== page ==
Photoshop & Image Resolution - Basic User Tips

Published 10 August 2021

Adobe Photoshop is currently the most widely used photo editing and processing software available today. It's flexibility and ease of use, coupled with it deep pool of features, makes it a great option for ensuring your image file is of sufficient quality for HD metal printing. Below is a basic guide you can follow using Photoshop to make sure your image files will print flawlessly.

Document Size & Pixel Dimensions

A common misconception that many people have in regards to the resolution of an image is that 'resolution' means one, single unit of measurement across varying mediums. This is not the case. Resolution and overall image quality are based on differing factors, depending on wether you may be talking about a printed image, a photograph or a digital image on a computer. Each of these mediums handle image resolution differently. The great thing about Photoshop is that it combines all of those different mediums and factors of measurement, and gives you control over all of them at the same time.

If you open up your photo or artwork in Photoshop, the best and clearest way to see where you stand image quality wise is by using the 'Image Size' dialog box. From the top menu simply select 'ImageImage Size'. The image size popup should look like the one pictured below.

The 'Image Size' panel is a great snapshot of image quality & document size.

Within the Image Size dialog box you will notice that there are two main sections; 'Pixel Dimensions' and 'Document Size'. Pixel Dimension is a measurement of how many pixels in both width and height your image is comprised of at its current size. This is important information for many reasons, but it mainly relates to how an image will render on digital screens. The Document Size section relates more to physical documents dimensions, which of course is important when it comes to printing the image. The great thing about the Photoshop Image Size panel, is that it measures both of those factors at once, with changes made to one section reflected in the other.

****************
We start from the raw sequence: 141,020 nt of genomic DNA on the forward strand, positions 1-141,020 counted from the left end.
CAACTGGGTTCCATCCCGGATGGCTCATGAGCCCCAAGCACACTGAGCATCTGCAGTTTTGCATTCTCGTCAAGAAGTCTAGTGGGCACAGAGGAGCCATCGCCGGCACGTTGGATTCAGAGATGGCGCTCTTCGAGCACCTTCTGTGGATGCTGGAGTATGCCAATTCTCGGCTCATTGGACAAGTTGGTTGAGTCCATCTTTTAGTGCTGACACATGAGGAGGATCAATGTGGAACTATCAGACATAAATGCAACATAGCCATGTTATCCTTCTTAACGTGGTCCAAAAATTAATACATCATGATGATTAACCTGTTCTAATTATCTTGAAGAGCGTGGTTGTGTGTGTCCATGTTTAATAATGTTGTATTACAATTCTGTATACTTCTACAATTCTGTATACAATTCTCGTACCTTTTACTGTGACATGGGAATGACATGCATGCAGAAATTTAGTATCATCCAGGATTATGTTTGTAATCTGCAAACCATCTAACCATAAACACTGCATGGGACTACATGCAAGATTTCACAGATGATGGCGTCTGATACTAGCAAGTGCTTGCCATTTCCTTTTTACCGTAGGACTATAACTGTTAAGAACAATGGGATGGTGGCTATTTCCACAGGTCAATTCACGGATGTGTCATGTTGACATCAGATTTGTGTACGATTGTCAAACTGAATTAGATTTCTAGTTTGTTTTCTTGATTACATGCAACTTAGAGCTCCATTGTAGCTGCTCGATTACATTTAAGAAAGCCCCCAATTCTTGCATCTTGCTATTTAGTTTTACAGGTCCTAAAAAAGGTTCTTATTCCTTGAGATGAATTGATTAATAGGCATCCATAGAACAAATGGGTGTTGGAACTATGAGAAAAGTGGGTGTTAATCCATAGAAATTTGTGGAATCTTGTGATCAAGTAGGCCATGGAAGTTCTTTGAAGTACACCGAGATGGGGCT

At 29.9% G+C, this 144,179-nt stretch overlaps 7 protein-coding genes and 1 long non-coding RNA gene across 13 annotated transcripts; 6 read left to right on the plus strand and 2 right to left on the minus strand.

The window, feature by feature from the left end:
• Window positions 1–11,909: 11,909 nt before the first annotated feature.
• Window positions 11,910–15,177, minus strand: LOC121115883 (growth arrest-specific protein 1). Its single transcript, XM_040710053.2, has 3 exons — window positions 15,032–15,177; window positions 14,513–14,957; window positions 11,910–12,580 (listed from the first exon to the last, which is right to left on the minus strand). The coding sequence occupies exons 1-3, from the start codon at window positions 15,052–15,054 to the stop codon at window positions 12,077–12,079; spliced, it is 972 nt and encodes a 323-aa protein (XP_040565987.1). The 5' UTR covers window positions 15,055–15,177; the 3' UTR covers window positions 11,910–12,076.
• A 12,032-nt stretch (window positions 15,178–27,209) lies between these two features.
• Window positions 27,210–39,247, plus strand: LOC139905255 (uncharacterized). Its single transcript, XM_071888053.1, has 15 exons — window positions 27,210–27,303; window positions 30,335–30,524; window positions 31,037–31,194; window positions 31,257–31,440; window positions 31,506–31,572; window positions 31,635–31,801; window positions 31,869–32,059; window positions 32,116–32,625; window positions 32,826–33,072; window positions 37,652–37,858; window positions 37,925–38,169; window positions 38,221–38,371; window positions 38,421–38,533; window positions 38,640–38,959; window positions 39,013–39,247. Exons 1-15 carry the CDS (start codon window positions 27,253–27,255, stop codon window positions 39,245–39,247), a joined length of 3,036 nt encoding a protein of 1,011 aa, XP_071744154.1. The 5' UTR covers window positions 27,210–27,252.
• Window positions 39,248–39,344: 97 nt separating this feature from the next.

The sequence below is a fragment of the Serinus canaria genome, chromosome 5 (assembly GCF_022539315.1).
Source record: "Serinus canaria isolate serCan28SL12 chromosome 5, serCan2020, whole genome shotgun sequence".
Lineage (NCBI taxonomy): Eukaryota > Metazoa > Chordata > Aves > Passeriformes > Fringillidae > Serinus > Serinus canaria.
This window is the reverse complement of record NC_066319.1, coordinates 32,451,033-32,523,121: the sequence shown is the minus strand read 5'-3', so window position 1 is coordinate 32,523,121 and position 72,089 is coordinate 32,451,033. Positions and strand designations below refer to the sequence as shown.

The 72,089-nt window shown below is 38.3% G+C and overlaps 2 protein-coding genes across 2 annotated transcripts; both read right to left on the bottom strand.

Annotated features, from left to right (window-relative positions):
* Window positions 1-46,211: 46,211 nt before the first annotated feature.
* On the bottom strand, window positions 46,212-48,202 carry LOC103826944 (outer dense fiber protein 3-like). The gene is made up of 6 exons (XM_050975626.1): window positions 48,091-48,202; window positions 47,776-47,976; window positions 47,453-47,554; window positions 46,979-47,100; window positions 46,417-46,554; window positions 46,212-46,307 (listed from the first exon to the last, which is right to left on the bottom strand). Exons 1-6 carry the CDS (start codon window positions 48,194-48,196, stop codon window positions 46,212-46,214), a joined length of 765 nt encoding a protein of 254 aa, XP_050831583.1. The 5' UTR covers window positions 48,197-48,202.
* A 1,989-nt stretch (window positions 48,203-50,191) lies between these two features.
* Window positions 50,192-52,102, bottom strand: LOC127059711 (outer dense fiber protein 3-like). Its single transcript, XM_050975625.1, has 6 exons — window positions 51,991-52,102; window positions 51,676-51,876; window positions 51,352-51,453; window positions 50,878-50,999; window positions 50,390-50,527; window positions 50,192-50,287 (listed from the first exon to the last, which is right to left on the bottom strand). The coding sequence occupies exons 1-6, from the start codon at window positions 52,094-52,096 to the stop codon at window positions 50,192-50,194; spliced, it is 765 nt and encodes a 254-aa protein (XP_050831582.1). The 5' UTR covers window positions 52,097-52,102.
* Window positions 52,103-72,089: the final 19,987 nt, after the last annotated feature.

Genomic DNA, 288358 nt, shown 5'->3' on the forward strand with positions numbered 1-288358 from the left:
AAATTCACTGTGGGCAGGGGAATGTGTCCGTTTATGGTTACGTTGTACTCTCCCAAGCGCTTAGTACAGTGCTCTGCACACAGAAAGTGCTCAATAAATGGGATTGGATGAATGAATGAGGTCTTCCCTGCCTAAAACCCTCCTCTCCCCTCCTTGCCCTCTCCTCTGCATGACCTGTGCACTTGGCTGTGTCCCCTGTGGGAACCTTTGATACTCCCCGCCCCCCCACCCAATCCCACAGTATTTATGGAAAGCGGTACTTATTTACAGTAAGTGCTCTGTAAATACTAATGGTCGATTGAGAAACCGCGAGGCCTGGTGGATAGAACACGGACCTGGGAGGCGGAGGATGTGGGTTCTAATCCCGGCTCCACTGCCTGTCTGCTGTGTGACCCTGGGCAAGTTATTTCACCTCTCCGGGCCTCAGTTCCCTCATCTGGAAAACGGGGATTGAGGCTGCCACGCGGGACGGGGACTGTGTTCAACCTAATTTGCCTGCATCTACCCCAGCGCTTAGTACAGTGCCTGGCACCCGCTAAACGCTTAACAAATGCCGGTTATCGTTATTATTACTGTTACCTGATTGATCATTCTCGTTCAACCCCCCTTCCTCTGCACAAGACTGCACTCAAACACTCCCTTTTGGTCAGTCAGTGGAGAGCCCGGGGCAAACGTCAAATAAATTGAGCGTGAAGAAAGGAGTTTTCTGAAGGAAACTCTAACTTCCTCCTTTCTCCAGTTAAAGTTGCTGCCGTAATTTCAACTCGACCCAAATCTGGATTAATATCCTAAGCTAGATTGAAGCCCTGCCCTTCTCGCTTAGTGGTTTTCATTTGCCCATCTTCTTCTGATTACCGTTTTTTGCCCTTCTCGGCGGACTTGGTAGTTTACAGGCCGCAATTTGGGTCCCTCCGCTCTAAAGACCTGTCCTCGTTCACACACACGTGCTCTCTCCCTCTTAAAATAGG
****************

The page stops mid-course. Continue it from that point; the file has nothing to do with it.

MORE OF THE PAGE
Image Resolution & Resampling

All of this control is great, but how do you then actually use it to make sure your print quality is the best it can be? Thats where image resolution and image resampling come in to play.

Firstly, what does the 'Resolution' input section mean? Image resolution is a basic measurement of how an image will print based on its current size, measured by default in 'pixels per inch', meaning how many pixels are rendered in every inch of a printed document. Normal resolution for an image viewed on a screen (computer monitor or phone for example) is 72 pixels per inch (PPI). For printing its good to aim for a resolution of 300 PPI or above. By manipulating the resolution section in the Image Size panel, in combination with the required overall document size, you can ensure your finished print file is going to be ideal for high resolution print.

Before you go ahead and start resizing your image, its also important to remember the 'Resample Image' checkbox. Why is this important? In short; the resample option will actually add pixels to your image as you increase it in size or resolution, a process called 'upscaling'. Upscaling means that as you increase the document dimensions, Photoshop will create new pixels per inch, maintaining your predetermined resolution PPI. You can also utilise a similar process to 'downscale' an image. This may be useful if you needed to make an image smaller for use in email or on a website, for example. Making sure that you have resample checked is very important. If you start to increase your document size without it, the scale will change but the pixel dimensions and resolution will not, which may result in a poor quality finished image.